An extreme cinema whose themes La Muerte has often exploited.

—The band’s first LP was Every Soul By Sin Oppressed. How do you remember the recording of one of your more iconic works?

—Dee-J: It was pretty much DIY. We already had three 12’’s under our belt. And we had already changed drummers several times. The line-up seemed to stabilise, and we went into the studio without too much pressure. A lot of the album was written on the spot. A song like “Every soul”… was only recorded twice, by the third time we had lost the momentum. We had a small studio but very little technical equipment at the time. A 16-track analogue recorder, analogue table without automation. Without going into too much technical detail, we used every trick in the book to optimise this 16-track system. The mixing was manual, which means that each mix was different from the previous one. We obviously ended up with hours of mixes to listen to and choose from. We knew we were doing something that would stand out from the Belgian music scene. On the other hand, we had the luxury and the time to experiment. On two songs, it was the result of our encounter, months before, with the one and only ARNO (ex TC MATIC). Everybody was surprized to see this established artist collaborating with the most controversial band in Belgium!

Pic: Samuel Carnot

—What happened during the Death Race 2000 tour? Did you have bombing threats of the extremists French Catholics? Can you please tell us more about this?

—Dee-J.: On the album, there was a song called “Ecoute Cette Prière,” which obviously was, maybe not anti-religious, but certainly mocking religion and prayers. At that time the Christian extremists and the lecturers felt quite strong and were quite sensitive to anything that could go against their ideas. They had already tried to ban the screening of Martin Scorsese’s The Last Temptation of Christ, also in Paris. At the same time, we were also playing in Paris, and there was a rumour that Christian extremists would try to bomb the concert hall. In the end, apart from a few policemen at the entrance of the hall, the concert went on as usual. “We thank you Lord for the free publicity, alleluia!” Decades later, different religion, same shit.

Experiment In Terror was a cover album. Why did you choose to do an album like that in that period of the band’s career? La Muerte also recorded previously some interesting covers. How did you choose them?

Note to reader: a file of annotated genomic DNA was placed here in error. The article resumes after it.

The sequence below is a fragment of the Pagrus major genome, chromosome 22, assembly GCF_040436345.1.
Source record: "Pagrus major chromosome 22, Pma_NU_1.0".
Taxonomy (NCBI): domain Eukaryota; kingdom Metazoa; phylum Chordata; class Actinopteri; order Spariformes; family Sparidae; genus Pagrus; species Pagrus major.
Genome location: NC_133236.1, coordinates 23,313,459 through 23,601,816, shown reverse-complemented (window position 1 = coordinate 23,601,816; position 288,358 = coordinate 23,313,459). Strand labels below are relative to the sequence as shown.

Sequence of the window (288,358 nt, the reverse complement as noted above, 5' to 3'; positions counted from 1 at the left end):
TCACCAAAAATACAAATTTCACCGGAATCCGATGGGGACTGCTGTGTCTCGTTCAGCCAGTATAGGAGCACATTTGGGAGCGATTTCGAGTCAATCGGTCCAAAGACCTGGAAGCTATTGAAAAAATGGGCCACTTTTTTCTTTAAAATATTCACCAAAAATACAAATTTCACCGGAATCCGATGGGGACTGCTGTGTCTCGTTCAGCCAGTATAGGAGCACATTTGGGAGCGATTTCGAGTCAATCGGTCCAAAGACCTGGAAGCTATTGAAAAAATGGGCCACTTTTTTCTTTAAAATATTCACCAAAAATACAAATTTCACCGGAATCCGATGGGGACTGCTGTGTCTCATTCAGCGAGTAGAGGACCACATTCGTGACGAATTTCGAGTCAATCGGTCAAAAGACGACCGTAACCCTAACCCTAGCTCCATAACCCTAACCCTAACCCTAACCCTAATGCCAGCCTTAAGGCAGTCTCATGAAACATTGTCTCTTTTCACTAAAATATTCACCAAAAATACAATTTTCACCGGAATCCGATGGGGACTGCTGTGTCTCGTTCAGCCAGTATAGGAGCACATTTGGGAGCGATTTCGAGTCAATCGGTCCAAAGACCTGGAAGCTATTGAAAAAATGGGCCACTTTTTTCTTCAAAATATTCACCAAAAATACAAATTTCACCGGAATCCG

—Dee-J.: The fact that we were having a lot of fun reinterpreting some of the songs led us to the idea of making a full-length album. I think it was a ballsy choice too!

Originally on paper we had chosen between 30 and 40 songs. Some of them didn’t make it any further than that, others we tried but weren’t happy with. Each song choice had a particular meaning, whether it was the artist, or the song itself, or another cover of the song. The idea was obviously to distort it and make it our own. I personally have a weakness for this album, because we put a lot of effort into it. The fact that I had to apply myself in the way I played, allowed me to evolve very strongly. I wasn’t the same guitarist before and after Experiment. It taught me discipline and rigorousness. Exploring and pushing my own limits.

You have to know that when we finished recording and fully mixing this album, we didn’t like the result, and we decided to erase the tapes and start all over again from scratch. Back to the drawing board. Structure, recording, mixing. As for the choice to make this album, we always wanted to remain free, and always did everything to not be categorized, and to remain free in our artistic choices. It was not an easy exercise! But I really enjoyed it! The different layers of homages… sometimes it was just the song, sometimes there were more layers…

Pic: Danny Willems

—Marc: It was an opportunity to have fun by DE structuring songs that we loved.

But also, to show that our tastes had a wide range, film music, Blues standards, big commercial hits, blues songs, obscure songs…

It was also proof that we had a bit of a sense of humour, black humour, hehehehe everyone saw us as a dark and wild band whereas we had other assets. Pure happiness to record this kind of album but one was enough.

—A lot of years have passed after the split of the band in 1994. Can you tell us why it happened? In an interview you said that the band was tired, right?

—Dee-J.: Playing in La Muerte was not an easy thing. You woke up with La Muerte, and you went to bed with La Muerte. We lived for this band 24 hours a day. The original idea was: we would do everything to the fullest, make a record exist for six months, play everywhere we could and then disappear. In the end, the six months turned into 10 years, several records and a lot of touring in Europe. But it was also 10 years of combat because we weren’t really always in tune with the general musical landscape around us at that time. Everything was complicated: we had for example 10 drummers in 10 years. We felt like we had done everything we could, but we were exhausted both mentally and artistically. Three albums in a row. Compose, record, produce, tour and again. We were also into everything: from recording to artworks,videos… I read that Paul McCartney, when the Beatles disbanded, felt a sense of sadness but also relief. I remember feeling that too. Somehow that pressure was gone. And yet I was a bit lost or sad too. Nobody could understand why we stopped, just when the musical landscape had changed so much since the rise of grunge and stoner, for example. I didn’t know yet that the spectre of the band would follow me for years to come, that I would carry that “La Muerte” stamp with me and that somehow it would influence everything I did afterwards. Whether it’s as a Live mixer or a studio producer. I’ll always have the La Muerte stamp on me. On a personal level, in a year’s time I had a child, and I lost my father. Things like that put everything into perspective.

Even today, we still don’t get it served on a silver plate. We still have to knock ourselves to get somewhere!

—Marc: We ran out of petrol to continue, ran out of gas in the desert…

Raw was a live album with a concert from the farewell tour. Was it easy to perform thinking that it was the end?